ITHACA, NY – Founded in San Francisco in 1962 and based in New York since 1967, Artforum magazine has long been a fixture in contemporary – specifically, so-called “contemporary” – art. Known for its distinctive 10½ x 10½ inch footprint and bright, often garish visual content, the post was both widely read and widely mocked. At least half of every volume of the phone book is made up of advertisements for major commercial galleries – a tradition that led New York Magazine art scribe Jerry Saltz, not entirely unfairly, to describe advertisements for publication as the “porn” of the contemporary art world. .
Painter and mixed media artist Barbara Page, long established in Trumansburg, is known for her eclectic and often offbeat series. “Iterations: New Work by Barbara Page” is on view now (January 15 through February 26) at the Corners Gallery in Cayuga Heights. She often worked with collage in her previously exhibited paintings. This is the first local exhibition of his “AdForum” photocollages, which use the work of other artists published in the magazine as raw material. She has been working there for several years, although all the pieces here are from last year.
Photocollage as an art can be traced back to Dadaism and Surrealism which rose to prominence in Europe in the years following World War I. An offshoot of the slightly earlier Cubist collage of Picasso and Braque, the artists took disparate fragments of often media-focused images, assembling improbable fictions of often polemical or dreamlike character. What was once a new and transgressive way of creating images has long been absorbed by the artistic and popular movement. Nevertheless, when artfully executed, his unexpected juxtapositions retain a power of rapture and provocation.
Like some classic photocollage artists, Page rephotographs his work rather than showing his original cut-and-paste configurations. As products of the digital photo age, the printed images on display at Corners have gone through many stages of screen and analog manipulation. It finds its origin in paintings, drawings, photographs and strange sculptures of supposedly famous artists. (Alas, this provincial art critic was only able to recognize a few – which apparently puts me above the artist herself.)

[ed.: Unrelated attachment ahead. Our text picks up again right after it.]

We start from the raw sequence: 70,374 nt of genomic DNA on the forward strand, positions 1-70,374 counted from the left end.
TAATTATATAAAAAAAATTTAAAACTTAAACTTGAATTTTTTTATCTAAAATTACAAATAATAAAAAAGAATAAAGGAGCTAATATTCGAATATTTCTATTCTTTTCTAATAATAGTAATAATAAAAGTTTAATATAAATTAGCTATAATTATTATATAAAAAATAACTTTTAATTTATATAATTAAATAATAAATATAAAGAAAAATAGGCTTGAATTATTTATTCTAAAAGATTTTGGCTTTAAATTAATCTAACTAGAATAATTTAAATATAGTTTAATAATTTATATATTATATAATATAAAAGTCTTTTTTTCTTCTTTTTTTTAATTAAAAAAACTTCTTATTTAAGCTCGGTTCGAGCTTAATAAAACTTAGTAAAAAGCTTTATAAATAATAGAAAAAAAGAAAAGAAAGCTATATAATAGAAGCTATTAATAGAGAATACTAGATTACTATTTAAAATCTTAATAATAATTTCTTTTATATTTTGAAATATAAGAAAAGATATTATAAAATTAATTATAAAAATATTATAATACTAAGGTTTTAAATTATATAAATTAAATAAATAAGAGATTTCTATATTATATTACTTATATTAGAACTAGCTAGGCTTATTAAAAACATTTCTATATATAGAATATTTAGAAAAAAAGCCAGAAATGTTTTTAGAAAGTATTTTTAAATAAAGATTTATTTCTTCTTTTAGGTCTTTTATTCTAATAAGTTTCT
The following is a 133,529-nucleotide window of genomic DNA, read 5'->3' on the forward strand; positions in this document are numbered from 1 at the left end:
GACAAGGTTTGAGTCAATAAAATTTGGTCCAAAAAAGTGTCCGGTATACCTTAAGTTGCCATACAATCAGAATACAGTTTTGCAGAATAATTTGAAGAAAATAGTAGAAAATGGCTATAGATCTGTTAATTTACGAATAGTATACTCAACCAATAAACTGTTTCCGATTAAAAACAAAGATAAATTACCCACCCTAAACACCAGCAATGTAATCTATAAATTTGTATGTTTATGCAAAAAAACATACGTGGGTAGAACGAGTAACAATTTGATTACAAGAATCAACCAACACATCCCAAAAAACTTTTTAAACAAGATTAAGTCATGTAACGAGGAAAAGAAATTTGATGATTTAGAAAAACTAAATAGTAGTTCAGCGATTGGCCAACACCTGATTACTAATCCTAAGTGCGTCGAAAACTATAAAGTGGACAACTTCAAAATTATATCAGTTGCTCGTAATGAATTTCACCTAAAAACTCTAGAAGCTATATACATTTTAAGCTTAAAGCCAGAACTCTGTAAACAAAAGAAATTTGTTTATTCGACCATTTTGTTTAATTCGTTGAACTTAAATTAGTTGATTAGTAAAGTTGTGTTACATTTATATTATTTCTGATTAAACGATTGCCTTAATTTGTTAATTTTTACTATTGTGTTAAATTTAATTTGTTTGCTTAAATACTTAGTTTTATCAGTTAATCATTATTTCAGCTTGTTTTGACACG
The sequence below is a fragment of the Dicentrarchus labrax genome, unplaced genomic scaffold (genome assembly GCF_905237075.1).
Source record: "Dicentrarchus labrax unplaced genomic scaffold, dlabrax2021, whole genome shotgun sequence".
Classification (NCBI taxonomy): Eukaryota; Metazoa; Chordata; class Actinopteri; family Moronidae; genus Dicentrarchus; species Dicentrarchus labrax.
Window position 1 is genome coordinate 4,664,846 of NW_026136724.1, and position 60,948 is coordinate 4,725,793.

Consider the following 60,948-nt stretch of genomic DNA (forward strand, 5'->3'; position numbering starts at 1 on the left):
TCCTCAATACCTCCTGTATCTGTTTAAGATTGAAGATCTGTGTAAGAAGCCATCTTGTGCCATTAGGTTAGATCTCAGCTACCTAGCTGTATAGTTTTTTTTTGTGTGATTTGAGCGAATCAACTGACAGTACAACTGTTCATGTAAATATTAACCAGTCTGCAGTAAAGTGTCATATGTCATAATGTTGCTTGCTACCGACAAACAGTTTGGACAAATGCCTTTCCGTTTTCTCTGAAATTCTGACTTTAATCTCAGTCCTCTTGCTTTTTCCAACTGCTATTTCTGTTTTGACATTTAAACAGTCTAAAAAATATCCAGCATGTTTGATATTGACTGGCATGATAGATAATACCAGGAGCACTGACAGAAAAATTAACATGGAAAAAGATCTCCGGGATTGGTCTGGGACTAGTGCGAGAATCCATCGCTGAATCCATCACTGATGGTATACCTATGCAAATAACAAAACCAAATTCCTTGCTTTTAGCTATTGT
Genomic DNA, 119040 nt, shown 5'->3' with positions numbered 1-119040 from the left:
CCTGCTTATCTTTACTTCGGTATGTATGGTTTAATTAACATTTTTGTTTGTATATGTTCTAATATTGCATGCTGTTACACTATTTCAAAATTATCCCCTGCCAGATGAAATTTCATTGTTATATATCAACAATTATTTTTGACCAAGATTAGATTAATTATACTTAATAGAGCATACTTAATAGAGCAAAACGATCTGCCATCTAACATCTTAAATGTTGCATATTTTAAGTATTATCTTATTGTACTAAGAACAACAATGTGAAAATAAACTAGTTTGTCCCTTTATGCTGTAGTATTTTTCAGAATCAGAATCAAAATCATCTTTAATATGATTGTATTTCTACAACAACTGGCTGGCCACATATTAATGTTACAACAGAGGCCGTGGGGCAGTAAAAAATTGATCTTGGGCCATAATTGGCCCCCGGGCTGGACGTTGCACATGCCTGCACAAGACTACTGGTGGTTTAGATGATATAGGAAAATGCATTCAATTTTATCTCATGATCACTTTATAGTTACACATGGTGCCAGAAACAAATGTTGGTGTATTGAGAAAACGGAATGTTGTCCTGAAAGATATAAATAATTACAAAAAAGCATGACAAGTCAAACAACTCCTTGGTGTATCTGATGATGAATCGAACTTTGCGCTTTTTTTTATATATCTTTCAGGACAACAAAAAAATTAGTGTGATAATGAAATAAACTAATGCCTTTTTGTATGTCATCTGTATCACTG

Some pieces here hit a little harder than others. Among the most memorable is a couple that emphasizes bold, flat colors and abstract design over easily recognizable images. “AMuse” (the title derives from a bit of hidden text in the upper left corner) juxtaposes an irregular, square shape – made up of areas of flat colors and mixed patterns – against a background of similar colors but more detailed photographic textures and pictorial. Likewise, “Fringe Benefits” suggests a Pop version of Matisse’s cutouts, with ripped and cut shapes in bold colors in a seemingly casual yet evocative layering.
But the dominant ‘theme’ here is the endless borrowing and re-borrowing of high and low culture that has characterized traditional ‘contemporary’ art in its post-pop condition of the last half century or so. There’s something a little tedious and academic here, even in the typically animated iterations of Page.
Examples abound. “About Face” manages a density that hurts readability but eventually comes into focus. A small propeller-driven plane – reminiscent of the artist’s self-mythologized story as a pilot – occupies the right side of a band of solid red “sky”. Below: the images of a mosaic, an antique map and the engraving of Adam and Eve by Albrecht Dürer (1504) express an apparently overflowing imagination. Imagery becomes texture.
Cartoon animals, some of which are already “appropriated” as high art, are once again being retconned in plays like “Seeing Red”, “Framed” and “Mickey March”. “Stealing Thunder” notches the drum badge of “Sgt. Pepper” – reminiscent of British pop artist Peter Blake’s ingenious photocollage cover from this artist’s twenties high-low mashup.
“Iterations” is made up of shamelessly minor works. (That’s part of the fun of following Page’s strategically expansive body of work.) The formal design element of most of these pieces is strong enough – perhaps stronger than some of the “sampled” contemporary artworks. The metaphorical and imaginative resonances of the juxtaposed images are entertaining and witty, and the social commentary is not overplayed.
This is the first exhibition at Corners since owner Ariel Bullion Ecklund abandoned her design boutique experience, “the living room”, a few weeks ago in order to refocus her various endeavors as an artist, framer and gallery owner. At first glance, she is still restoring order in the gallery.
One could have hoped for a larger exhibition – especially since excess is, in fact, the central theme of this work. It would also have been invaluable to us dedicated watchers of the page if this new work had been contextualized with some older photocollage prints. Or, better yet, his collage paintings, which would have offered viewers a greater sense of the material presence that lies behind his manipulations of image and sign here.
Corners Gallery is located at 903 Hanshaw Road in Ithaca. It is open from 11 a.m. to 4 p.m. from Tuesday to Friday and from 10 a.m. to 2 p.m. on Saturday.